One other idea that worked very well for me was that I would apply to schools that advertise for students in pilot magazines. I figured that they must need instructors. I used this strategy to get jobs at FlightSafety and Mesa PD.
Hope this helps a little. Best of luck with your job search.
I'd say get out there and start hitting the pavement. I've noticed that around here (atlanta) the CFI jobs go to people that have visited the school, hung out at the school, and never let the school forget their name and the fact that they want a job there. It took me 4 months to finally get the job I have. (Nobody was doing any hiring and the 2 jobs that came up in that time went to guys that were there 6 months before me.) Now I have been called by another school. Things are showing improvement.
I had 4 airports that had 3-4 flight schools a peice. Every friday (I think people quit on fridays), I would get my good clothes on and visit two airports and try to talk to as many instructors and especially the chiefs or owners at each school. Just hang around and talk about flying and other stuff -- soft sale yourself. I would call the schools at the other two airports and speak with the chiefs/owners and say, I just wanted to know if anything had changed in the week. This worked pretty well. They knew me by about week 4/5.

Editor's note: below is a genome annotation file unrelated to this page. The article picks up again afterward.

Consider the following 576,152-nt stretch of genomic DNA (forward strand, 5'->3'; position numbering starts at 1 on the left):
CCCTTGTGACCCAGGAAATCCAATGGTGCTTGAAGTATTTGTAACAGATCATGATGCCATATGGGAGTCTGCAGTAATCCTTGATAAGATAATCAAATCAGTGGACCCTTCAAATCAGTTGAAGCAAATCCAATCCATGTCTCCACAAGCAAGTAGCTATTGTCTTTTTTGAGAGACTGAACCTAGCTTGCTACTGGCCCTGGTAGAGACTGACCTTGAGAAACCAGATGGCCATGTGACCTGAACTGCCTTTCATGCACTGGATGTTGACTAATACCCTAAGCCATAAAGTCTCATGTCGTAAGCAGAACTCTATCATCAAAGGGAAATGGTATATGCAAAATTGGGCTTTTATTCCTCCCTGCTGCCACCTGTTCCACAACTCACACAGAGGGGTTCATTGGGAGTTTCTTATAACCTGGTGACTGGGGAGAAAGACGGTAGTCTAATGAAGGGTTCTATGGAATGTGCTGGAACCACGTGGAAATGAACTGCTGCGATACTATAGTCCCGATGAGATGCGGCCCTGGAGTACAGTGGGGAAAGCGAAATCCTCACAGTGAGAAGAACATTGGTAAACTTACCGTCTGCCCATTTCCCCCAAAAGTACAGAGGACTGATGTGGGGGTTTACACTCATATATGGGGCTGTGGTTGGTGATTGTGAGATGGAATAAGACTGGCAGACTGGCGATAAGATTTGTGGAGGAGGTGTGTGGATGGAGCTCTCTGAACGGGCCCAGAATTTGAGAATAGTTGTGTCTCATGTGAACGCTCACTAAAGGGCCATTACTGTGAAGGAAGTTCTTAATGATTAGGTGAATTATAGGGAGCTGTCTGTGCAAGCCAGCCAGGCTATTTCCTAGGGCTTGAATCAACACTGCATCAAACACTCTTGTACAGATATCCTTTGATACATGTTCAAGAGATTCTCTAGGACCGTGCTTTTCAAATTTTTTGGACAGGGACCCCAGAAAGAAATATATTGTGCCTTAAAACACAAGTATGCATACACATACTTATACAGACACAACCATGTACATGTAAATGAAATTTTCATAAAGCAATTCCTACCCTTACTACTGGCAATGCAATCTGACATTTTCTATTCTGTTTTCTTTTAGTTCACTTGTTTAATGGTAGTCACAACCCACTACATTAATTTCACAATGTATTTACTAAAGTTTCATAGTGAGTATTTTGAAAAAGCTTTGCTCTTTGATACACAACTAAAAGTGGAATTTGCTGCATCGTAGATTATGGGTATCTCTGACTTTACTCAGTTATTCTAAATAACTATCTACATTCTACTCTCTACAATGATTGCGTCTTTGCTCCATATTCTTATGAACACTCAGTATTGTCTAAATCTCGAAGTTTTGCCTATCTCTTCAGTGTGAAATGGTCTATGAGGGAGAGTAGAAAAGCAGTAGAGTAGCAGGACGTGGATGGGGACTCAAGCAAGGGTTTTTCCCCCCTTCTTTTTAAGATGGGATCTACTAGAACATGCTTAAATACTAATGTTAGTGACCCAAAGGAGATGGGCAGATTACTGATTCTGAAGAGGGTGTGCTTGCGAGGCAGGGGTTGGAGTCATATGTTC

Just remember, with determination you will get a job and can make this industry work. Hang in there and good luck!
Around here at least, you could do quite well by just hanging some flyers at the area airports and distributing business cards or brochures to FBO's in the area not offering instruction.
Image goes a long way here. When I went for my ticket, I must have collected 10 or 20 business cards from area FBO's and pulled tabs from flyers all over the place and began calling.
Being freelance like this would let you create your own curriculum to some extent, and printing a few brochures/flyers these days is usually a matter of a few hours with a word processor application and 20 bucks at Kinko's.
I think GA and "flying lessons" in general are terribly undermarketed. When was the last time you saw an ad in the paper or on the radio for private pilot lessons? Why not hang a few flyers at grocery stores and public bulletin boards as well?